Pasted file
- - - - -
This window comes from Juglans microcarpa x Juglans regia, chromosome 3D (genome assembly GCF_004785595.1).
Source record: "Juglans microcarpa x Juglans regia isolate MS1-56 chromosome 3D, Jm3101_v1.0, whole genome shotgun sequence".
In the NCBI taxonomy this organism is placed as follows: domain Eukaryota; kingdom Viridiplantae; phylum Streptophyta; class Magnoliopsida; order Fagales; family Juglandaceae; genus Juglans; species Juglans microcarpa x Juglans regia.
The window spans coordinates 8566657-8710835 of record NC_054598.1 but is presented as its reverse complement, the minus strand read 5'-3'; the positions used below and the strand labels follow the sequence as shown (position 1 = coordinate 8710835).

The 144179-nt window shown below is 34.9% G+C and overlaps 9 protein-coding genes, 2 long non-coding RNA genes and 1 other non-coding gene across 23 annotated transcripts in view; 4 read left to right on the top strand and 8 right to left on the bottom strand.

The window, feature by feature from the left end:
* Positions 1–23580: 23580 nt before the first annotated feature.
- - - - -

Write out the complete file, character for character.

This window comes from Juglans microcarpa x Juglans regia, chromosome 3D (genome assembly GCF_004785595.1).
Source record: "Juglans microcarpa x Juglans regia isolate MS1-56 chromosome 3D, Jm3101_v1.0, whole genome shotgun sequence".
In the NCBI taxonomy this organism is placed as follows: domain Eukaryota; kingdom Viridiplantae; phylum Streptophyta; class Magnoliopsida; order Fagales; family Juglandaceae; genus Juglans; species Juglans microcarpa x Juglans regia.
The window spans coordinates 8566657-8710835 of record NC_054598.1 but is presented as its reverse complement, the minus strand read 5'-3'; the positions used below and the strand labels follow the sequence as shown (position 1 = coordinate 8710835).

The 144179-nt window shown below is 34.9% G+C and overlaps 9 protein-coding genes, 2 long non-coding RNA genes and 1 other non-coding gene across 23 annotated transcripts in view; 4 read left to right on the top strand and 8 right to left on the bottom strand.

The window, feature by feature from the left end:
* Positions 1–23580: 23580 nt before the first annotated feature.